If seas and coasts suffer from climate change or unsustainable use, this has an impact on nature, but also on human well-being — not least, part of our food comes from the sea or we spend our leisure time on the coast. Making the interaction between humans and the sea as sustainable as possible is one goal of the CREATE joint project launched today and headed by biodiversity expert Prof. Dr. Helmut Hillebrand from the University of Oldenburg. It is one of a total of seven projects in the second research mission of the German Alliance for Marine Research (DAM), entitled “Protection and Sustainable Use of Marine Spaces.” The German Federal Ministry of Education and Research (BMBF) is funding the longer-term project with an initial amount of about four million euros over an initial period of three years.
“Humans and the sea form a socio-ecological system. The diverse man-made interventions in coastal marine ecosystems are increasingly leading to conflicts of use. In view of the diverse stressors that influence each other and often run counter to the goals of marine conservation, integrated concepts must be developed.”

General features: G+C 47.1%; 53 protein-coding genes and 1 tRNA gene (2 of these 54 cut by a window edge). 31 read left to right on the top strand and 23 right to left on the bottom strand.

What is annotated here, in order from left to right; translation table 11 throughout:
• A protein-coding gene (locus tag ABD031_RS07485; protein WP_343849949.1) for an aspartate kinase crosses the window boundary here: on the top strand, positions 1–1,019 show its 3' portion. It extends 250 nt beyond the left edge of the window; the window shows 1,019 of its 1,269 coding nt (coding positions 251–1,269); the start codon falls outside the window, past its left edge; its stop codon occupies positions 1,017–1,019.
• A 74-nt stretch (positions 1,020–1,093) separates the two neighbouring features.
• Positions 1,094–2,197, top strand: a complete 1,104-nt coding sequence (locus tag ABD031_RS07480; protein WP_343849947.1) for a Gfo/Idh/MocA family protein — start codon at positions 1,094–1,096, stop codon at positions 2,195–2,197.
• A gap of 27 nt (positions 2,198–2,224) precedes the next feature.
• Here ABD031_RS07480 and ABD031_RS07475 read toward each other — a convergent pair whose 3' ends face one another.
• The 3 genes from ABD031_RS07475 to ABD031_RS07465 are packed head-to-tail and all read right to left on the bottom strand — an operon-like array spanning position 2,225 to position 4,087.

- Prof. Dr. Helmut Hillebrand
To develop concrete solutions, experts from the natural and social sciences, economics, engineering and society are therefore working together in the CREATE project. They will establish three so-called real laboratories in the North Sea and the Baltic Sea, where they will combine their methods to develop practical, innovative solutions. The sites are the Borkum Riffgrund and Sylt Outer Reef nature reserves and the Eckernförde Bay.
“Reallabs are a comparatively new approach in marine environmental science,” says marine ecologist Dr. Ute Jacob, who is in charge at HIFBM. “Their core is to develop measures for more sustainable use and effective protection with all stakeholders and then implement them together in specific regions.” In the project, this process begins with a systematic analysis of all the groups of people to be involved and is to result in scientifically based recommendations for action. These will be available to politicians, business and society as a basis for future decisions.
In addition to researchers from the ICBM and the HIFMB, experts from 14 other partner institutions are involved in the project. These are the Universities of Kiel, Rostock and Greifswald, the Humboldt University of Berlin, the University of Veterinary Medicine Hannover, the Alfred Wegener Institute Helmholtz Centre for Polar and Marine Research, the Helmholtz Centres for Environmental Research (Leipzig) and Ocean Research (Kiel), the Leibniz Center for Tropical Marine Research Bremen, the Leibniz Institute for Baltic Sea Research in Warnemünde, the Max Planck Institute for Marine Microbiology in Bremen, Senckenberg am Meer (Wilhelmshaven), the Johann Heinrich von Thünen Institute in Bremerhaven, and the German Development Institute.